Taiwan, only 81 miles off the coast of mainland China, was supposed to feel the full effect of the coronavirus (COVID-19) due to its proximity to and number of flights between China. Instead, the country of 23 million citizens, which saw 2.71 million visitors from the mainland in 2019, has only had 44 cases of the epidemic thus far (as of press time).
While the disease is spreading at a rapid rate in other parts of Asia, as well as North America and Europe, it’s been slowed significantly in Taiwan. Researchers from Stanford University School of Medicine, The Koo Foundation Sun Yat-Sen Cancer Center in Taipei, Taiwan, the University of California School of Medicine and the RAND Corporation examined how Taiwan has been able to do it.
The Taiwanese government is using a combination of proactive testing, big data analytics, and new tech innovation to keep coronavirus rates down, according to the research in JAMA.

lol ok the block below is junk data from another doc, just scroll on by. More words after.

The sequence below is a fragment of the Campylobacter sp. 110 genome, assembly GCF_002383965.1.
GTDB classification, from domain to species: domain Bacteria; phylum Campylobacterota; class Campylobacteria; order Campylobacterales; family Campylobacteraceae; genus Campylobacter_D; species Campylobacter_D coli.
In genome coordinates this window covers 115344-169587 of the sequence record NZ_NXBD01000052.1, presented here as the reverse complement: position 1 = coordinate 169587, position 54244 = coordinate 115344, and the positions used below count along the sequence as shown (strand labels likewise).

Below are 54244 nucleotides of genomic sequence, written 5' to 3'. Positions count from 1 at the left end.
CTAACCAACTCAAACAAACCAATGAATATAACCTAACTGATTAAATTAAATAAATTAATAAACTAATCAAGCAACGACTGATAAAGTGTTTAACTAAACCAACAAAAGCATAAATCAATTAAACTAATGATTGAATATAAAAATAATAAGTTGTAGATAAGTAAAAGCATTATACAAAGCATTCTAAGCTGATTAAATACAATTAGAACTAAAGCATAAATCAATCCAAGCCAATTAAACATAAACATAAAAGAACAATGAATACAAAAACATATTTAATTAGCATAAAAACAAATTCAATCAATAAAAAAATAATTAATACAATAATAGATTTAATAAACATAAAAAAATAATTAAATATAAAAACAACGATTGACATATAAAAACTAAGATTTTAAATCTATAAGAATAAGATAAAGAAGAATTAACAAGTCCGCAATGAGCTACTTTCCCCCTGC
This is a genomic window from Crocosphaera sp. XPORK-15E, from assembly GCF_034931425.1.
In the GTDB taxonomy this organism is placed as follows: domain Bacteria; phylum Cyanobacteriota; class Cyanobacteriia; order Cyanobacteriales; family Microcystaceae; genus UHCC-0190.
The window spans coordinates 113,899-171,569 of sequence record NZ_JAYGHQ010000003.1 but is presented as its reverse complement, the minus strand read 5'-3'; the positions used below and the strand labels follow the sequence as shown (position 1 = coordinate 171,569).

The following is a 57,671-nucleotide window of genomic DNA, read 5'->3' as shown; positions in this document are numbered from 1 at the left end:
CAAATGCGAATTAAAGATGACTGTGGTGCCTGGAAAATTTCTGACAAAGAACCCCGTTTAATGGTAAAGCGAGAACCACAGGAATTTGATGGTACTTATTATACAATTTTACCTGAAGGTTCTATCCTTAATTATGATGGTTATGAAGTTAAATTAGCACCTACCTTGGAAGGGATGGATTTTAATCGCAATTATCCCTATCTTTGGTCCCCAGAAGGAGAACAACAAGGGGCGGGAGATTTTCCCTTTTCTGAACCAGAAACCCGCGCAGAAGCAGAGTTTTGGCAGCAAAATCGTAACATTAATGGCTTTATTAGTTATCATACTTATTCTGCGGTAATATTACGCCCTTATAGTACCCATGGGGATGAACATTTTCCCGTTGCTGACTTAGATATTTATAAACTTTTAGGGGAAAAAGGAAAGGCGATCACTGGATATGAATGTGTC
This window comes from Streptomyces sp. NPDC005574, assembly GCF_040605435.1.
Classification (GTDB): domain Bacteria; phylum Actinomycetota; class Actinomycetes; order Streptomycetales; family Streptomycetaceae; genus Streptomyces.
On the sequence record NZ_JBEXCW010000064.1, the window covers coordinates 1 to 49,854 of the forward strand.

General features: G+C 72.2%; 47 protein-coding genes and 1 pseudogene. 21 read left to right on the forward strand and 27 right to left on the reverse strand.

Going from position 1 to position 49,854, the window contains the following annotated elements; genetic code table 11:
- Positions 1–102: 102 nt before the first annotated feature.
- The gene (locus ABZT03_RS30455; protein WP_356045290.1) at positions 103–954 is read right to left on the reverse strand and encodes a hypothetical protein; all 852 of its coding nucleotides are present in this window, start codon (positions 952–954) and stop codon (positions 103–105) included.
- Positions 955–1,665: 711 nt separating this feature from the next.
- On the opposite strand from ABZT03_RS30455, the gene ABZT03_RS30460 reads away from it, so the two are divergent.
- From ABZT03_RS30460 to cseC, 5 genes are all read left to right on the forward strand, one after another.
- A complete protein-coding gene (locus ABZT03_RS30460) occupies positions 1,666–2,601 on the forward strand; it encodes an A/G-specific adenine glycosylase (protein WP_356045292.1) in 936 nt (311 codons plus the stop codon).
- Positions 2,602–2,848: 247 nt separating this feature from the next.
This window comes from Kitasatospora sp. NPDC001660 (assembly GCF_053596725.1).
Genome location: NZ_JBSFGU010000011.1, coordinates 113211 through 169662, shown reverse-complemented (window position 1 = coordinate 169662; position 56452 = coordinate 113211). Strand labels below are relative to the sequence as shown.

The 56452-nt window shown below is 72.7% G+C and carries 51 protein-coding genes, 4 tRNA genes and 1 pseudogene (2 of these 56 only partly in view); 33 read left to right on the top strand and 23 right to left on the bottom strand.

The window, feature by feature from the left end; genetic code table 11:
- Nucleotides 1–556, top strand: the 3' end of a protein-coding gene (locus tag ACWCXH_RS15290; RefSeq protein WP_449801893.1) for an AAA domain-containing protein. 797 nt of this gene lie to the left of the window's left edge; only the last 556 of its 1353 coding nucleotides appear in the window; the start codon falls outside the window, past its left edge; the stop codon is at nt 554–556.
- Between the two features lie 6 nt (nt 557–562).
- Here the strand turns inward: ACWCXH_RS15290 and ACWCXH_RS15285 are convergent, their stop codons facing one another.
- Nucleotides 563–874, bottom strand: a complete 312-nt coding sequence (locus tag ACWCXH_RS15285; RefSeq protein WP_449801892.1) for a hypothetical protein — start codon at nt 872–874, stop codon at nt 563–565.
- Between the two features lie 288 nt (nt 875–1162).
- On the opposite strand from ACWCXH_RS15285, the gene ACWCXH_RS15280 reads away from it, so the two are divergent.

This includes leveraging its national health insurance (NHI) database and integrating it with its immigration and customs database for big data analytics, usage of clinical real-time alerts, and QR scanning and online reporting of travel history and health symptoms to classify travelers’ infectious risks based on flight origin and travel history in the past 14 days. They also sought out patients with severe respiratory symptoms based on the NHI database.
The above infographic outlines a few of the steps the Taiwanese government took.